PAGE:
Rex Sinquefield, who has been described as a "new American oligarch," has reported spending almost $9.5 million on Missouri state politics in 2014 alone, bringing Sinquefield's total spending in the state to nearly $41 million since 2006.
"If you get involved at the local level with the route I described, you will be amazed at how much influence you can have," Sinquefield told his business school alumni earlier this year.
The $9.5 million spent by Sinquefield puts him in the top tier of donors nationally. Yet what makes his 2014 spending so astounding is that it is all focused on Missouri, a mid-sized, midwestern state better known as the home of Harry Truman and Mark Twain than for its costly state elections.
The $9.5 million estimate "doesn't include money moved through opaque 501c4s and 527s, or money sent to prop up failed schemes and candidates in other states, like Scott Walker and Sam Brownback," said Sean Nicholson, Executive Director of Progress Missouri, which has tracked Sinquefield's campaign spending. The Center for Media and Democracy and Progress Missouri issued a report on Sinquefield's political influence earlier this year.
Much of Sinquefield's spending in 2014 was routed through two Missouri-focused PACs. He gave $4,250,000 to Grow Missouri in 2014, and $2,173,000 to the Missouri Club for Growth Political Action Committee. Those groups, in turn, funneled the money to over 100 other candidates, according to a Progress Missouri review of campaign filings.
Grow Missouri made headlines earlier this year for not only trying to buy its way into politics, but to buy positive news coverage. The group, which receives almost all of its funding from Sinquefield, tried recruiting Missouri journalists to accept payment for anonymous blogs on its website, which would likely violate ethical codes against journalists accepting money from groups they cover.
Missouri journalists, perhaps in contrast with Missouri politicians, were not for sale.
"This particular offer had the rankest odor of anything I have encountered in my professional career," wrote Rudi Keller, a reporter for the Columbia Daily Tribune, about getting one of the recruitment emails.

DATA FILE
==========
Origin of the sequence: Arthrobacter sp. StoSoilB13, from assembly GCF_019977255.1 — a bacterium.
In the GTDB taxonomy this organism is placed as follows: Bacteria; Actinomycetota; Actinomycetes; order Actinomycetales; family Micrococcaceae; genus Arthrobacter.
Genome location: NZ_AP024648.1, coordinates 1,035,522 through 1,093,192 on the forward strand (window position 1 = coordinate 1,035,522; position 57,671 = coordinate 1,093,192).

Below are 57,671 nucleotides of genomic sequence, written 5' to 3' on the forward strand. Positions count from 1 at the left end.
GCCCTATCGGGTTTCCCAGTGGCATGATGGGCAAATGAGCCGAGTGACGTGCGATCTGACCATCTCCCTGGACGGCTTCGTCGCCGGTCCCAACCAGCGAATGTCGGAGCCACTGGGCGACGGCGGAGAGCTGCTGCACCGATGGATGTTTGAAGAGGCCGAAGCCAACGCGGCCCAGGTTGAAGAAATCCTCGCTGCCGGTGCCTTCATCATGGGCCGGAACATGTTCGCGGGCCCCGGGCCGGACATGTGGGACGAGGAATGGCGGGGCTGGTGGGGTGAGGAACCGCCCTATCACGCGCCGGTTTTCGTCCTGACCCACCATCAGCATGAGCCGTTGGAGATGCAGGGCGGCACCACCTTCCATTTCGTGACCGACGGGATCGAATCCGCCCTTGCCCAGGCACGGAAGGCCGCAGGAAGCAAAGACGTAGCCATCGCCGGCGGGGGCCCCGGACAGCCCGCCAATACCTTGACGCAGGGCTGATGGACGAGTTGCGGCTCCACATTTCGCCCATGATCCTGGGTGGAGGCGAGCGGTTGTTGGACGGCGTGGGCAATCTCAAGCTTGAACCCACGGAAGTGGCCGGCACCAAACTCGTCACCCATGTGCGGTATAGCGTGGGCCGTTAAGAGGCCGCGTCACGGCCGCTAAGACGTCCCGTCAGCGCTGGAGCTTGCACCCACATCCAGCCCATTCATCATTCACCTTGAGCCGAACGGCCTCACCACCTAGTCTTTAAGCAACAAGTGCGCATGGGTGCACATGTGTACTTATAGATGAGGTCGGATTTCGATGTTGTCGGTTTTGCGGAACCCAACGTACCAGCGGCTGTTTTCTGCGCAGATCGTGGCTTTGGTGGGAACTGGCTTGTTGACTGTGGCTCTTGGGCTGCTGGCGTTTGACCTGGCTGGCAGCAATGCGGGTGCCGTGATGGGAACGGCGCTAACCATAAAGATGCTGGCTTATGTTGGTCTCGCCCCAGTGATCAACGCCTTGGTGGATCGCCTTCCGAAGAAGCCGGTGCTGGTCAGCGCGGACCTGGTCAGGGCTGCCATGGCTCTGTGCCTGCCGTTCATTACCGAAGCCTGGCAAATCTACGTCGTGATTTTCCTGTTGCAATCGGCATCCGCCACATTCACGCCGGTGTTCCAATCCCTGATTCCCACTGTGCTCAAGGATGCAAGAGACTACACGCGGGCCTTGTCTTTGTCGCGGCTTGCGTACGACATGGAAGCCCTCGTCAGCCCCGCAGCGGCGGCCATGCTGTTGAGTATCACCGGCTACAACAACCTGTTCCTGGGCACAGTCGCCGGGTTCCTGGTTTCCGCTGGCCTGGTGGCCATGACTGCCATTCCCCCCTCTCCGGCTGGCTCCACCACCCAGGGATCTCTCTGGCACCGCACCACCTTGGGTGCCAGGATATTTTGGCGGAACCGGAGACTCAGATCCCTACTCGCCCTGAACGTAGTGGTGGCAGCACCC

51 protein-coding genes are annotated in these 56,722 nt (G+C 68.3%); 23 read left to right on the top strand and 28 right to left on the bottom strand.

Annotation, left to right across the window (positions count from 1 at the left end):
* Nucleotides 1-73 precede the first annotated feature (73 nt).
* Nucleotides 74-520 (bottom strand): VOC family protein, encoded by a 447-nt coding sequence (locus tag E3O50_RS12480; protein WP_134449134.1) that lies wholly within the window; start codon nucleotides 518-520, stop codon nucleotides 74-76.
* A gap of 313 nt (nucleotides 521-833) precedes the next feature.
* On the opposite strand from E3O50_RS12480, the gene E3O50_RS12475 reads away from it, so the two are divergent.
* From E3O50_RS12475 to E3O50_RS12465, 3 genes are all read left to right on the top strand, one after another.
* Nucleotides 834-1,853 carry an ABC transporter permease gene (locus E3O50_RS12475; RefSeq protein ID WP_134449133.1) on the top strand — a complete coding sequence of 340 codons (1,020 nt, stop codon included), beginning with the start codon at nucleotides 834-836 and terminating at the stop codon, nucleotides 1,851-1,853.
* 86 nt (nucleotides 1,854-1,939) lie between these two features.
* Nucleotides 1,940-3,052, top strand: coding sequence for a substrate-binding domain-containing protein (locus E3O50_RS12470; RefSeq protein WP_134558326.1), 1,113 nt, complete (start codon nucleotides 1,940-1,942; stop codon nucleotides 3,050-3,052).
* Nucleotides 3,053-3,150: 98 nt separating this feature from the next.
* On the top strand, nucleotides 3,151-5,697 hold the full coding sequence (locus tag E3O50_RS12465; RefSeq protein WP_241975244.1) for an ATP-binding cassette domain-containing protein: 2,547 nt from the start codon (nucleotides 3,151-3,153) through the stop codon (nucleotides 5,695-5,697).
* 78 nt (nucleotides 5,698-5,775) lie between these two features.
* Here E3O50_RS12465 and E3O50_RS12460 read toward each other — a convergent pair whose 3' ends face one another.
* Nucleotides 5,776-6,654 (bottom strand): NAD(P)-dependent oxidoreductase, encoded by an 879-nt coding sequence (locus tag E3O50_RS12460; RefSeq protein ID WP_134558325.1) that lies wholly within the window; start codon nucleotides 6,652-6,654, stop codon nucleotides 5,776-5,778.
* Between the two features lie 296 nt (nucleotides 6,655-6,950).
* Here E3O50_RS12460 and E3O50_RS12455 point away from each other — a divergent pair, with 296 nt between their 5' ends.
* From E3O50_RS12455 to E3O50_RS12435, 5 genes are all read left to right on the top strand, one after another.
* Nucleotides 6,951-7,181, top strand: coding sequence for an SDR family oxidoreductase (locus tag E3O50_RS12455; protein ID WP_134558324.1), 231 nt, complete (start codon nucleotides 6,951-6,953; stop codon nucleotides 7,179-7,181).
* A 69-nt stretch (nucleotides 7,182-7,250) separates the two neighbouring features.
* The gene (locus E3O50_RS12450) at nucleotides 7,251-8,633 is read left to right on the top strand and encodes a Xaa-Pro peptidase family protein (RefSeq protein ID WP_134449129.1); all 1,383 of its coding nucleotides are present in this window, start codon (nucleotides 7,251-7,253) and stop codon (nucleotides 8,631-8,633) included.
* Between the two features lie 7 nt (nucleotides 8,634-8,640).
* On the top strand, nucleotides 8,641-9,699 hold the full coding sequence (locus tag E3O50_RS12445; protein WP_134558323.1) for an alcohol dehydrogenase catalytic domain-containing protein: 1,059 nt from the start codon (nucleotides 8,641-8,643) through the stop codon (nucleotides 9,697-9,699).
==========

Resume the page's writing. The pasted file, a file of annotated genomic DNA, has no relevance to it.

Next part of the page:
$1.5 million went into a group called "Teach Great" that orchestrated an effort to amend the constitution to end teacher tenure. Constitutional amendment 3 will be on Tuesday's ballot and, if approved, would effectively eliminate tenure by limiting teacher contracts to three years. It would tie teacher compensation to the results of high-stakes student testing, and prohibit teachers from having a say in the evaluation system through collective bargaining.
The State Policy Network affiliate that Sinquefield founded and funds, the Show-Me Institute, had tried laying the groundwork for the measure, releasing a series of reports and factsheets calling for ending teacher tenure. (Sinquefield has given around $1 million annually to the group in recent years, but any of his donations in 2014 are not included in the $9.5 million estimate.)
Yet, the tenure effort is likely to fail.
"The ballot initiative Sinquefield bankrolled to radically undermine local control of public schools is so unpopular with voters that [Teach Great] gave up on the campaign two months before Election Day," Nicholson said.
In addition to the $9.5 million Sinquefield spent in Missouri, he also disclosed giving $420,000 to federal candidates and PACs in the 2014 election cycle, including $250,000 to the Ending Spending Action Fund on October 10. He also gave $100,000 to the Republican Party of Wisconsin, which is now allowed to transfer unlimited funds to Scott Walker's campaign.
Some Republicans are starting to reject Sinquefield's influence in the state. At least two Republican candidates for assembly rejected his contributions this fall. And the Republican State Auditor accused Sinquefield of "attempting to buy Missouri government," after he gave $750,000 last month to his "hand-picked" gubernatorial candidate, Catherine Hanaway.
Sinquefield made this massive donation in October of 2014, despite the governor's election not happening until November of 2016.
Regardless of the outcome of Tuesday's vote, Sinquefield will continue to play an outsized role in Missouri politics, thanks entirely to the size of his checkbook -- and the fact that Missouri has no limits on how much money he can funnel into the state's elections. Missouri repealed its campaign contribution limits in 2008.
"Rex hasn't been successful in all of his attempts to buy state government, but he's bought an enormous seat at the table in Jefferson City -- and the subservience of some of our most important legislative leaders," Nicholson said.